Although to manage anxious children, many management techniques are successful, but the attitude of the parents and dental professionals towards aversive techniques is changing and because of litigation concerns, the popularity of non-aversive techniques like a distraction is becoming high among the dental professional to make cognitive orientation and promote the coping ability for a positive dental response. “Distraction” is a tactic designed to divert patient attention away from their current behavior to focus their interest on something else. (4,5)

In recent years, there has been an increase in behavioral research in virtual reality (VR) and the virtual world. VR refers to a human-computer interface that enables the user to interact dynamically with the computer-generated environment. In contrast to the less complex audiovisual (A/V) distraction, VR uses sophisticated systems, such as head-mounted, wide field of view; three-dimensional head-mount displays (HMDs) and motion sensing systems that measure the user’s head and hand positions. This application may be superior to traditional distraction because it offers more immersive images due to the occlusive headsets that project the images right in front of the eyes of the user and, depending on the model used, block out real-world (visual, auditory, or both) stimuli. (6)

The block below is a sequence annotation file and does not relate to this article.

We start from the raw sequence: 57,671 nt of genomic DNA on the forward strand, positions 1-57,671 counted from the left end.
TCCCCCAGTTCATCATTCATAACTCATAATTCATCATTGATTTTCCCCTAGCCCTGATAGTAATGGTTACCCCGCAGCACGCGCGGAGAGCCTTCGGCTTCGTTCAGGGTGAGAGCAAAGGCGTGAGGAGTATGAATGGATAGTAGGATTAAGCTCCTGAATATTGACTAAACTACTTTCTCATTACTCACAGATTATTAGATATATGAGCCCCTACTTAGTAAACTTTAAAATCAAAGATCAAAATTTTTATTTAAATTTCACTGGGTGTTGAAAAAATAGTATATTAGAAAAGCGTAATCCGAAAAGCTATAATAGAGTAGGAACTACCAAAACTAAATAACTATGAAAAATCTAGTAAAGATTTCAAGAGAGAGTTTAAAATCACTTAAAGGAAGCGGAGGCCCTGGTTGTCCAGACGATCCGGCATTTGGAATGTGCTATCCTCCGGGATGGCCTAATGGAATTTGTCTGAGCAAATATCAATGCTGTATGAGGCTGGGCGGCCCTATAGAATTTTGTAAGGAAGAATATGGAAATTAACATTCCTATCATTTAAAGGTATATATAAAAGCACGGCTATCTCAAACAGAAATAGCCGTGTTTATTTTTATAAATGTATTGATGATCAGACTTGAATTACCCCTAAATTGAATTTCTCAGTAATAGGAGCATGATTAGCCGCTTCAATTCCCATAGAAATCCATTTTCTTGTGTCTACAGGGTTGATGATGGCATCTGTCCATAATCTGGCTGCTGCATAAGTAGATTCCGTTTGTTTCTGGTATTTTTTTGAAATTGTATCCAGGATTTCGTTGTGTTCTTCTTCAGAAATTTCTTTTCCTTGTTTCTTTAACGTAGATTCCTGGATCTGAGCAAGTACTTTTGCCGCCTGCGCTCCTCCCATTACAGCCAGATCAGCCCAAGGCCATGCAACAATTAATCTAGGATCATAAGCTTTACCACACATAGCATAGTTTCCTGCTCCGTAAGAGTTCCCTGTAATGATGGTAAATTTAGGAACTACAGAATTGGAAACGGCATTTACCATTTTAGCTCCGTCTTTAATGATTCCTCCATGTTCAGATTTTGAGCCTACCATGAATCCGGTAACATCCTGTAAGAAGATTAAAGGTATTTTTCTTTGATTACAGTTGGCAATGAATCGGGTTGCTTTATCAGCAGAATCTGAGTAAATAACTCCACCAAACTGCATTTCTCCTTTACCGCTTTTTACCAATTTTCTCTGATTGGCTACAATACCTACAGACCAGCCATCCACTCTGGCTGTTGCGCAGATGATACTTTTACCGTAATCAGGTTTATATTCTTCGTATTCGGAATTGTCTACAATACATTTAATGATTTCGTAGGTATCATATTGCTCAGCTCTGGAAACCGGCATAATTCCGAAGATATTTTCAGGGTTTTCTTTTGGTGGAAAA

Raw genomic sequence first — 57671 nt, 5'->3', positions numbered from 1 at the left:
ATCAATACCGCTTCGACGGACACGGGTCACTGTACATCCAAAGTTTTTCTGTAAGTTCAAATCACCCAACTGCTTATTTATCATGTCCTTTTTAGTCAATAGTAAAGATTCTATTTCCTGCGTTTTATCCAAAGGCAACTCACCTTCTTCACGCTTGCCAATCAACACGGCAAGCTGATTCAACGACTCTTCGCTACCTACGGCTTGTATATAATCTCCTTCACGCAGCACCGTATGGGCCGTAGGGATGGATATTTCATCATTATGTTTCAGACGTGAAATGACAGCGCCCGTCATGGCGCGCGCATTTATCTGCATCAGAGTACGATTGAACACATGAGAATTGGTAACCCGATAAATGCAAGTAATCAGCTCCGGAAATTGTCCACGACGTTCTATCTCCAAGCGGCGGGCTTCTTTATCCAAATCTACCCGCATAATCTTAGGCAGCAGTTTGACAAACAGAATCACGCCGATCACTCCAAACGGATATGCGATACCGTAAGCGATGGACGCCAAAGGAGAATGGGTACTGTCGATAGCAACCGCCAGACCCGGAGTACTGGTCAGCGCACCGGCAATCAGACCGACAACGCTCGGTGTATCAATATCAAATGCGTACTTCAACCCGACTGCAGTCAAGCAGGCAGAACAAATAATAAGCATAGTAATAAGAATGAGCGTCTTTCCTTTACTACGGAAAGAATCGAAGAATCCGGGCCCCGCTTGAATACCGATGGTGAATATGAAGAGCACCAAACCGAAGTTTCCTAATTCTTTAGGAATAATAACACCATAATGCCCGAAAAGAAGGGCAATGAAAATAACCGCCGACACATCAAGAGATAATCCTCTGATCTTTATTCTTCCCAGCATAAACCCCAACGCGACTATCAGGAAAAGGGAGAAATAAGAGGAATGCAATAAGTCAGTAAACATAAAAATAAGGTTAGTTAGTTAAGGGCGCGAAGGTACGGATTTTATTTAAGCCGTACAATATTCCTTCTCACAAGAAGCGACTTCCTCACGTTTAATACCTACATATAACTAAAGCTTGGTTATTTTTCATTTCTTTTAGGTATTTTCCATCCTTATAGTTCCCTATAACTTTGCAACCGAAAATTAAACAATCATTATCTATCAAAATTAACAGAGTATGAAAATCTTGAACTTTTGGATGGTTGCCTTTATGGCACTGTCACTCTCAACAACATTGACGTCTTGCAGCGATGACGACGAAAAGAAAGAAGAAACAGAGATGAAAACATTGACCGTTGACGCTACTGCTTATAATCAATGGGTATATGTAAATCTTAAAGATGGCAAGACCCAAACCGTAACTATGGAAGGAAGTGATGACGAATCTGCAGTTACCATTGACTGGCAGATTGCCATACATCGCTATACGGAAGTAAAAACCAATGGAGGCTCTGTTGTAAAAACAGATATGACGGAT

The present study is designed to evaluate the effect of Virtual reality distraction on the anxiety of pediatric patients during dental treatment.

 

Material and Method

Source of data: This study was a prospective randomized single-blind clinical trial that was carried out in the Department of Pedodontics and Preventive Dentistry from December 2019 to February 2020. The target population was the subjects visiting the outpatient department requiring restoration of any tooth in the maxillary/ mandibular arch. 

It was performed on 40 children aged between 6-12 years. The children visiting the outpatient department were examined and those who met the inclusion and exclusion criteria were selected for the study.

 

Inclusion criteria

  1. Children having their first dental visit 
  2. Children between 6 to 12 years of age
  3. The patient requiring restoration of any tooth in the maxillary/ mandibular arch.
  4. Children showing Frankel’s Behavior Rating Scale score of 3 and 4.
  5. Children with no relevant medical conditions.

 

Exclusion criteria

  1. Children with previous dental experience.
  2. Children showing Frankel’s Behavior Rating Scale Score 1 or 2.   
  3. Children with any visual defect or auditory defect.
  4. Mentally or physically challenged child.